The Carta Marina of Olaus Magnus, 1539
One of the most enigmatic artefacts that is displayed in the Orkney Museum is a copy of a large map of Scandinavia called the Carta Marina, created by Olaus Magnus and originally published in 1539. This is, of course, a copy. There are only two originals known to exist; one at the Bavarian State Library in Munich, Germany, and the other at the Upsala University Library, Sweden.
The map shows not only the countries, but a host of marvelous illustrations depicting scenes from daily life in the north lands. But what it is famous for are its sea monsters. Many of the sea monster images would be copied and used by later map makers. Not only did Olaus Magnus create the map, but he also wrote about the sea monsters. Each one is given a letter as a key, with a description given in the bottom, left hand corner.
Olaus Magnus was a Swedish Catholic priest who was sent by the Swedish Government on a diplomatic mission to Rome in 1523. He created his map in Rome between the years 1527-39. His prolonged stay was linked to his brother, Archbishop Johannes Magnus, who was in dispute with King Gustav I Vasa, who had him exiled from Sweden. Olaus’s map was based on earlier maps, classical writings and accounts of sea monsters from sailors. Olaus spent his time in both Rome and Venice. After his brother’s death in 1544 Olaus was made Archbishop of Uppsala in his place, but the Reformation had made it impossible for a Catholic Archbishop to return to Sweden. While in exile Olaus wrote a book to accompany the map, called ‘Historia de Gentibus Septentrionalibus’ (Latin: A Description of the Northern Peoples), which was published in Rome in 1555. It is from the natural history section of this book that much of the text used here is drawn, as he describes the sea monsters.
Where the Orkney Museum’s copy of the map came from, we don’t know. When ‘Tankerness House Museum’ (as the Orkney Museum was known from 1968-99) first opened in May 1968 it displayed the collection of the defunct ‘Orkney Antiquarian Society’. The first curator was the County Librarian, Evan MacGillivray (1908-87). Evan had close ties to Sweden and retired there. It is possible that he acquired a copy for the new museum. When the first professional curator (Museums Officer) Bryce Wilson was appointed in 1976 the map was already in place, with no documentation to say where it had come from.
The ‘prister’ is a large whale, thought to be a sperm whale. The sea unicorn is a narwhal. The strange creature, like a winged fish (in the top right of this photo), is not recorded in Olaus Magnus’s description or book. It is interesting to note that the nationality of the ships are given – here is a Norwegian ship.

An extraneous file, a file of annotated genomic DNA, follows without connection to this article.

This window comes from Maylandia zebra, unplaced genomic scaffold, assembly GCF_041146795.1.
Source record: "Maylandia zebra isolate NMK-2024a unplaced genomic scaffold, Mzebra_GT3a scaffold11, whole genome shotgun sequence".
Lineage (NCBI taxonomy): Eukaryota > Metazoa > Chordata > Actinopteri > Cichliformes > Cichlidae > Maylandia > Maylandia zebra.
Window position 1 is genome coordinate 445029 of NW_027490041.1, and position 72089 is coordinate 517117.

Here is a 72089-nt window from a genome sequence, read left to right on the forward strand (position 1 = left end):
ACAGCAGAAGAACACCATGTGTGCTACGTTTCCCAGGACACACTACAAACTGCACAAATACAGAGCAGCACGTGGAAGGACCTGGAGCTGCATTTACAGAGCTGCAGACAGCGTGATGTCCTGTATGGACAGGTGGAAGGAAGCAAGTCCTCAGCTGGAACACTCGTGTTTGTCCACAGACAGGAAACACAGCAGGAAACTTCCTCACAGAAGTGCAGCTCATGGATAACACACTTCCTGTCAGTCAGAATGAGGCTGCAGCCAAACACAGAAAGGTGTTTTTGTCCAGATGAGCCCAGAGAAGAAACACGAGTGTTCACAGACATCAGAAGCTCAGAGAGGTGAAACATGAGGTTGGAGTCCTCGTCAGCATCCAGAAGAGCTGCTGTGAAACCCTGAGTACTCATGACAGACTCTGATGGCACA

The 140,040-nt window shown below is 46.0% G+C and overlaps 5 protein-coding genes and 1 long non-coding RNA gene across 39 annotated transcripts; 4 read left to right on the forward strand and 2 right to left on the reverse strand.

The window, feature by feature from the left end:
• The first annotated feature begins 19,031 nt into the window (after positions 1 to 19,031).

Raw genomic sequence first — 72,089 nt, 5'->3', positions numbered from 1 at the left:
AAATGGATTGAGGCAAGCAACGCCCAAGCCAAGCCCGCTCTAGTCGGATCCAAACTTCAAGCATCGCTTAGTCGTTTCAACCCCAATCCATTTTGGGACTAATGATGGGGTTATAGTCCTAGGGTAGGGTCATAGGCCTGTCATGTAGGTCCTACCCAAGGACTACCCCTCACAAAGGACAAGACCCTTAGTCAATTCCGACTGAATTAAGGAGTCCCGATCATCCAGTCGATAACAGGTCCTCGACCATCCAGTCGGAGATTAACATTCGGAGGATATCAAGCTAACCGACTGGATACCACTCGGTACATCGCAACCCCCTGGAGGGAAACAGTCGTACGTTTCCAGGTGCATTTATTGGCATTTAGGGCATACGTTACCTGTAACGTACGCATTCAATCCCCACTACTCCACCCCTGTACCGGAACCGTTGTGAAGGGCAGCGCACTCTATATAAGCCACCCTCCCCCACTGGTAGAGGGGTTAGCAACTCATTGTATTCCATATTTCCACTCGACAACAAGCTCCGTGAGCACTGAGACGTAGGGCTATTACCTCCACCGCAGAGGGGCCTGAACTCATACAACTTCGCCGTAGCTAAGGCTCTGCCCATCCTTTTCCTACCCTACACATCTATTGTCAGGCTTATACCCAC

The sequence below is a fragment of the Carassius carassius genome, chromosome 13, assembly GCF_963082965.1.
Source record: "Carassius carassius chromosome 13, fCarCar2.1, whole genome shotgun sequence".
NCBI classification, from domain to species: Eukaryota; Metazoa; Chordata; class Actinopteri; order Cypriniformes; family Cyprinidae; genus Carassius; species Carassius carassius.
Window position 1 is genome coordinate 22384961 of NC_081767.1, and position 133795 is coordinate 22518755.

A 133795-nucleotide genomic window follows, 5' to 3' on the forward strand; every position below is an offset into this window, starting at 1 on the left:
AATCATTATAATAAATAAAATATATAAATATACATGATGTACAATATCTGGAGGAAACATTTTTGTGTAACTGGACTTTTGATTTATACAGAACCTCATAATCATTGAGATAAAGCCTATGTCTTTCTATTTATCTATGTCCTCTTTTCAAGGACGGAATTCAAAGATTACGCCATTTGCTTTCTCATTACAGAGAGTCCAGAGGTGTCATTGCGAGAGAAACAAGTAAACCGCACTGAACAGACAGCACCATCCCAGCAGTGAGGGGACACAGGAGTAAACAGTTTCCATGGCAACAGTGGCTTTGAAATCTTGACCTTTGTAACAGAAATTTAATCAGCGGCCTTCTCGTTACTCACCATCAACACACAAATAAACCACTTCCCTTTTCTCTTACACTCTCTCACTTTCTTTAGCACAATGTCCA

“For it had a Hogs head, and a quarter of a Circle, like the Moon, in the hinder part of its head, four feet like a dragons, two eyes on both sides of its Loyns, and a third in his belly inkling towards his Navel; behind he had a Forked-tail, like to other Fish commonly.”
This fantastic creature was based on accounts of a strange animal that was published in an anonymous pamphlet in Rome in 1537. Some have attributed the pamphlet to Olaus Magnus himself, but there is no evidence to either support or deny this.
The Rosmarus, as Olaus calls it, is “…a kind of Whales, who shew their cruelty at first sight, and make men afraid of to see them; and if men look long on them, they will fright and amaze them.” It has been identified with the walrus.
The Kraken: “Their Forms are horrible, their Heads square, all set with prickles, and they have sharp Horns round about, like a Tree rooted up by the Roots… [the eye] is red and fiery coloured, which in the dark night appears to Fisher-men afar off under Waters, as a burning fire… one of these Sea-Monsters will drown easily many great ships provided with many strong Mariners.” This may be a giant squid, but legends of giant octopus were a staple for novelists for centuries.
Sea serpents are common in folklore and tales. In Orkney we have the folk tale ‘Assipattle and the Stoor Worm’, where the unlikely hero, the ‘ash-raker’, sails his stolen boat down the throat of the monster and sets its liver on fire. The dying monster’s forked-tongue gouges out a hole in the surface of the earth that fills wit water and becomes the Baltic Sea, while its teeth, knocked out during its violent death throws, creates the islands of Orkney, Shetland and Faroes. Its body curls up and it dies, forming Iceland, where its burning liver creates hot springs and volcanoes. All these places are featured in the Carta Marina. I hope this post inspires you to be creative and to visit the Orkney Museum to gaze on this wondrous map for yourself.
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